One of the easiest ways to sabotage your retirement is to live your life without a detailed monthly budget. This is something two-thirds of American households are already doing according to a 2013 Gallup poll. Without a detailed monthly budget it's nearly impossible for Americans to understand their cash flow, which makes it difficult to maximize their ability to save and/or reduce their spending.
Not maintaining a budget prior to entering retirement can be a mistake since your income is likely to drop off once you leave the workforce. This sudden drop in income can be a shock for new retirees, especially those without budgets.
2. Toss tax considerations to the wind
Casting aside tax planning is another way to derail your retirement.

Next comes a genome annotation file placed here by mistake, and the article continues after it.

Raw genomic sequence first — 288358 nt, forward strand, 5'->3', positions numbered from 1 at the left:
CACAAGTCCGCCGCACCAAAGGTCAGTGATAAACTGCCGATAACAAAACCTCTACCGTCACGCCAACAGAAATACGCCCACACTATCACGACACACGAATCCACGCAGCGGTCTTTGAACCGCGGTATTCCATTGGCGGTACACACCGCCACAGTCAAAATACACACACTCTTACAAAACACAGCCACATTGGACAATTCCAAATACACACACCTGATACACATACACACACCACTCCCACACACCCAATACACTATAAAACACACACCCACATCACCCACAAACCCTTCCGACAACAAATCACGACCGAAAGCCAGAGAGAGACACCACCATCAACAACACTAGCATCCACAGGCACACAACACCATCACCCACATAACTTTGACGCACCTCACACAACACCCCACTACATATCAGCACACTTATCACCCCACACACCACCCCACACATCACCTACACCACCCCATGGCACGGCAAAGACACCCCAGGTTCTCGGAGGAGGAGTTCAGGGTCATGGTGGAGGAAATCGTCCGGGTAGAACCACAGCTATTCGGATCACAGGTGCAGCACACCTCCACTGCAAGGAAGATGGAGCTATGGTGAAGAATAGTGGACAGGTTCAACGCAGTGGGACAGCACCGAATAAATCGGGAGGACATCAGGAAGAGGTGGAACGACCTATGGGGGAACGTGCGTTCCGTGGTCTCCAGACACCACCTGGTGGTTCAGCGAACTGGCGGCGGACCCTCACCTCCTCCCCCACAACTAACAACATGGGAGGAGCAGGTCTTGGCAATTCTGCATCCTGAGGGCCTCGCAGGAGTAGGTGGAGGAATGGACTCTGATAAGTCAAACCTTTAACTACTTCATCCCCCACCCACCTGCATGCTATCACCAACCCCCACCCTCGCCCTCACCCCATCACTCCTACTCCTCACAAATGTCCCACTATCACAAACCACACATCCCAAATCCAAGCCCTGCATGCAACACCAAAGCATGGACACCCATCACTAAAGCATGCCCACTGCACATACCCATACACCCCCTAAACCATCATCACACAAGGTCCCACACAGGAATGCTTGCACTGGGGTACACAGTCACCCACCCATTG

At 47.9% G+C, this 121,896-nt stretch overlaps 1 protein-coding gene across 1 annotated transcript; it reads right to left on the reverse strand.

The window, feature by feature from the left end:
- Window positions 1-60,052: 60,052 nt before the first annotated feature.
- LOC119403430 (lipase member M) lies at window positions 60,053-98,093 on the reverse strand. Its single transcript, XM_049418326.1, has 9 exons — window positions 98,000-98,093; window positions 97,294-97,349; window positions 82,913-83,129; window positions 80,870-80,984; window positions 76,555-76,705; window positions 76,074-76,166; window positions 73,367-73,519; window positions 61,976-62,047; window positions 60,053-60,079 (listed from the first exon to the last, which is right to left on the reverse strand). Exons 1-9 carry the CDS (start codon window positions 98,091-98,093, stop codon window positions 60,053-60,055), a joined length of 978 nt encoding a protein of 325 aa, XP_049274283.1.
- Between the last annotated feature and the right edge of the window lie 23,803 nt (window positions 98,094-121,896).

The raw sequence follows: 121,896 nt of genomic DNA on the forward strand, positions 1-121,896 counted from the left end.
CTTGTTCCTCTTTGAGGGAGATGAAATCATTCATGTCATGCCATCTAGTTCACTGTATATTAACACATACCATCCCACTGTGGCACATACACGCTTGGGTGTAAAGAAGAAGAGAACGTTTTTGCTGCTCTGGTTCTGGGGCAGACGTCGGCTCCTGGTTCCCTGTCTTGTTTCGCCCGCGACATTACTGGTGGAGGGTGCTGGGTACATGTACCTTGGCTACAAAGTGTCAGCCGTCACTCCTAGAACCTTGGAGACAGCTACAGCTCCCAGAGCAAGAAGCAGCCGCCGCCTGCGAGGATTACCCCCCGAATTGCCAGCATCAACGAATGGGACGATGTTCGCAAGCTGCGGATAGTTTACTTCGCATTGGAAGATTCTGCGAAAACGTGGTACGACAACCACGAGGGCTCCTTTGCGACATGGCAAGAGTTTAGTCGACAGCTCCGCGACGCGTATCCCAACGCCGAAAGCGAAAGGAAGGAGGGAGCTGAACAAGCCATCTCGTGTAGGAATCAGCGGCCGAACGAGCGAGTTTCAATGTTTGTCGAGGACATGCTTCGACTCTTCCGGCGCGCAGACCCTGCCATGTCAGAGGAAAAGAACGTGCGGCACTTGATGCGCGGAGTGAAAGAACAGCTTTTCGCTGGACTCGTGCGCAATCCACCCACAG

The American public has a small arsenal of tax-advantaged retirement plans at its disposal, such as the Traditional IRA and 401(k), which are tax-deferred plans that allow your money to grow but require you to pay ordinary income tax once you begin taking withdrawals in retirement. There's also the Roth IRA, which is funded with after-tax dollars and allows investment gains to grow tax-free for life. Withdrawals from a Roth IRA don't affect your adjusted gross income, which could help you stay in a lower tax bracket during retirement.
3. Rely on your home for wealth creation
Another faux pas that can lead to disappointment is relying on your home to fund your retirement.